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Friday, Apr. 18, 2014

Battlefield Dispatches No. 256: 'Express Riders'

Friday, March 11, 2011

Carrying the military mail by "Express" or "Dispatch" riders or couriers during the Civil War was a very dangerous occupation that could result in a short life expectancy and on occasion a very brief longevity. However, even with death staring him in the face on his journey, a successful Dispatch was very well paid, often in the amount of $3-$5 per day plus rations. In the summer of 1862, after he delivered his supply train to Fort Scott from Fort Gibson, Wagon Boss R.M. Peck hired on with the local Quartermaster Department as an express rider to deliver some military mail to Fort Leavenworth. His primary reason to go to Leavenworth was to visit with his family, so he probably figured that he might as well get paid for the trip. The following account of this trip was published in the July 28, 1904 edition of the National Tribune Newspaper in Washington, D. C.

"On drawing my pay at the Quartermaster's office and mentioning my intention to go to Leavenworth, Capt. Insley, the Quartermaster at Fort Scott, offered me the job of carrying some dispatches to that post, which I accepted. Express riders were allowed from $3 -$5 a day and rations and were generally expected to make as quick time as possible, but in this instance, there was no hurrying required and as I was riding my own mule I took it leisurely. I was accompanied by one of my late teamsters, Dan Eckenberger, who was also going home, riding a "Jayhawked" (stolen) mule.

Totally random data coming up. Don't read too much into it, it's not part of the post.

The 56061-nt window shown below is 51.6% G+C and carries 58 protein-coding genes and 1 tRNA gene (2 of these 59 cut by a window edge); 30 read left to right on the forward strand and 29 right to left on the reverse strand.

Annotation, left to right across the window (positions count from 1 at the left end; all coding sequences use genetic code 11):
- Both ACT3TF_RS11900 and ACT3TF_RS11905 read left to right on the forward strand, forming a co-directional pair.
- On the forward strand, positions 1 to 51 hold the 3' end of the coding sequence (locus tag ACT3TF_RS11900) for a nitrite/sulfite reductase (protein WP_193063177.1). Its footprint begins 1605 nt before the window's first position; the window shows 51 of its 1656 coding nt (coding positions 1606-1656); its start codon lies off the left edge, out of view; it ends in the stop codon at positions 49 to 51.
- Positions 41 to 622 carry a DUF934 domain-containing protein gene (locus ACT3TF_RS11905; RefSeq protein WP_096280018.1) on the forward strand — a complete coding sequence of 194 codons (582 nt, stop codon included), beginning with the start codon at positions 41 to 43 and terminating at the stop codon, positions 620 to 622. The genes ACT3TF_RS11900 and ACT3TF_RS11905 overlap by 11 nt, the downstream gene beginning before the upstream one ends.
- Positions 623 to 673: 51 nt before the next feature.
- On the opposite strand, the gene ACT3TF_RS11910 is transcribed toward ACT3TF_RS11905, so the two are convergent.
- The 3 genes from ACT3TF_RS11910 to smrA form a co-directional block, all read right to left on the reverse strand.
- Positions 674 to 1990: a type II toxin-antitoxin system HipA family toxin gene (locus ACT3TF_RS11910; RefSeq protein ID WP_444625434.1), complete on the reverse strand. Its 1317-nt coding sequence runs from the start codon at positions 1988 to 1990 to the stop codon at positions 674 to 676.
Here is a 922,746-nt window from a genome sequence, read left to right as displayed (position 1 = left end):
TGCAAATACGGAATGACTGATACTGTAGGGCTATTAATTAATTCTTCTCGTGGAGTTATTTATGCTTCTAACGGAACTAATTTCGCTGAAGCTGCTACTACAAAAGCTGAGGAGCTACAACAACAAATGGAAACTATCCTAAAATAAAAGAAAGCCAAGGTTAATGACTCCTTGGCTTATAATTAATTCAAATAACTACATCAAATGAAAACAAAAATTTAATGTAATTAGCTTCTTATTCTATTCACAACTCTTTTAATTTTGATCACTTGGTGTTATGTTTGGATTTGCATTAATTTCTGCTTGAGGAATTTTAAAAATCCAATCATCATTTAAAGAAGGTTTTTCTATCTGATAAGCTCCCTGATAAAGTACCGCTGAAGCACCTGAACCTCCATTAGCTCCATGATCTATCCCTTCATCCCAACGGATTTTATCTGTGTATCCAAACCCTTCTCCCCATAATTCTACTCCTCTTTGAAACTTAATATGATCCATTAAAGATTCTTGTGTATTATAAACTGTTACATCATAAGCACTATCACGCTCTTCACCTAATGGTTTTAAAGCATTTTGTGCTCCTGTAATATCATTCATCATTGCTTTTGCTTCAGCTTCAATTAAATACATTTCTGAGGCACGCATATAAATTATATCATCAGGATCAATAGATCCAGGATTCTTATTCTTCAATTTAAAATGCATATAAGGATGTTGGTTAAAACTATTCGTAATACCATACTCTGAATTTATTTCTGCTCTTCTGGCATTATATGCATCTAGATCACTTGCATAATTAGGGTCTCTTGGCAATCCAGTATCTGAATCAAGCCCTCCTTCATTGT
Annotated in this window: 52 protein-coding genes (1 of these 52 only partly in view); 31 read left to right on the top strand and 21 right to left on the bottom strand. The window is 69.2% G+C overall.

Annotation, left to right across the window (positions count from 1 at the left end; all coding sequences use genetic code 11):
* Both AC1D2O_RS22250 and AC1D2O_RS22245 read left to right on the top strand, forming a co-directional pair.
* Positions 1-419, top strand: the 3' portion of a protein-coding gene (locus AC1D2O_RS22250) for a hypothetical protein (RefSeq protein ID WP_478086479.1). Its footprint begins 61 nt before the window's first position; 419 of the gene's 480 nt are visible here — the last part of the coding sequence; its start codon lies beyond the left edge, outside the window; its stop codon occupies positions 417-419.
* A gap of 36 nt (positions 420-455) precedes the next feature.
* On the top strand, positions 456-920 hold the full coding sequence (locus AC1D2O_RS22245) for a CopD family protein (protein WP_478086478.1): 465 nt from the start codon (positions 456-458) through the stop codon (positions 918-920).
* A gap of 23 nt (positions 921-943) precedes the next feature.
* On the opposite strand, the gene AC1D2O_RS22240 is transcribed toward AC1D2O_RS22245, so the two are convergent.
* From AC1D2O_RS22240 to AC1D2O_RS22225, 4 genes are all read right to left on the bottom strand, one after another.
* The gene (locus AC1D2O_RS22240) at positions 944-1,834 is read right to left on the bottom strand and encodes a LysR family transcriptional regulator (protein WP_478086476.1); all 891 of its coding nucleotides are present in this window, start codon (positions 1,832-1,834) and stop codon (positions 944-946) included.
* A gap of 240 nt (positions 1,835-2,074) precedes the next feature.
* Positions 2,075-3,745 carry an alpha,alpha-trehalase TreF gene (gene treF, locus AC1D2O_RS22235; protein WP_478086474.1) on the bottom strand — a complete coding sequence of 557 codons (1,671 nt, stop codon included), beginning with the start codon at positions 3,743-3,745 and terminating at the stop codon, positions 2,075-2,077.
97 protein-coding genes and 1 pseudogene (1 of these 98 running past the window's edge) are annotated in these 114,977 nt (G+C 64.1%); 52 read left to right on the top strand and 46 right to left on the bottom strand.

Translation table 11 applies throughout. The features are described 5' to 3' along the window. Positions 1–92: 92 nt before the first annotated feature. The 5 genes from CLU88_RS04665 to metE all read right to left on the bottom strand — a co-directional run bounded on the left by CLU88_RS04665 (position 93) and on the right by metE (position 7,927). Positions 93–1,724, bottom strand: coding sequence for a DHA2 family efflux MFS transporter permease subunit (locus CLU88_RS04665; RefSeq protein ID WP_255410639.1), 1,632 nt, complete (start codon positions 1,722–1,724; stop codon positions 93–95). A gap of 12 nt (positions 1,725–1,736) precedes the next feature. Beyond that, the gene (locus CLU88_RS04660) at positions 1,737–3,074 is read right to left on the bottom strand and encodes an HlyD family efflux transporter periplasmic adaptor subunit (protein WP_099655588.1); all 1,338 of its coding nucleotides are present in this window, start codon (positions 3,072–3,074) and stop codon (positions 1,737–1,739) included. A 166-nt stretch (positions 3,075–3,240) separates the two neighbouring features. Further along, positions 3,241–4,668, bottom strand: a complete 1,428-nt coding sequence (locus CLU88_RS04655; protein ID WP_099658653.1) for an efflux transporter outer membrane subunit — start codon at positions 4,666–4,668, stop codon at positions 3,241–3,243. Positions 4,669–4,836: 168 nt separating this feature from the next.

The boundary line between Missouri and Arkansas on the one side, and Kansas and the Indian Nation (present Oklahoma) on the other, was at this time (1862) about the dividing line between the rebels and Federals or Union forces. (Note: These were the southern borders of Missouri and Kansas.) Although there were no large bodies of the enemy along the border, there were numerous small bands of bushwhackers such as Quantrill's, Si Gordon's and Tom Livingston's, making raids over the line whenever the opportunities offered. When they got back into Missouri or Arkansas, they were among sympathizing friends and were comparatively safe.

Bushwhacking, as practiced by those lawless gangs along the border, was a cowardly, barbarous style of warfare, in which gangs of armed and mounted ruffians ranged through the country, acknowledging no law and no military regulations except the orders of their chiefs, attacking small or unprotected parties of our men whenever they could be caught at a disadvantage; hunting down and killing all Union men or those suspected of entertaining friendly sentiments towards the Federal cause; after driving their families out and burning their houses; persuading armed men to surrender to them by promising to respect them as prisoners of war and then mercilessly shooting them down as soon as they were disarmed and helpless. Their motto was "rob, kill and burn and take no prisoners." As the rebels were always on the lookout along the border for these Government Dispatch Bearers (who could be soldiers or civilians) and were anxious to capture or kill them to secure the papers they carried, this express riding was usually a rather dangerous business. But we met with no interruption (to Fort Leavenworth) on this trip and got through safely."

Often, some of the "Bushwhackers" from Missouri and "Redlegs" from Kansas went over to the "darkside" and became "outlaws" who robbed and killed indiscriminately with no alliance to either the Blue or the Gray. Next week's column will address the outlaw career of one Capt. Marshall H. Cleveland, who was a jay hawking Redleg who became an "outlaw" and, of course, the war went on!

Arnold W. Schofield
Battlefield Dispatches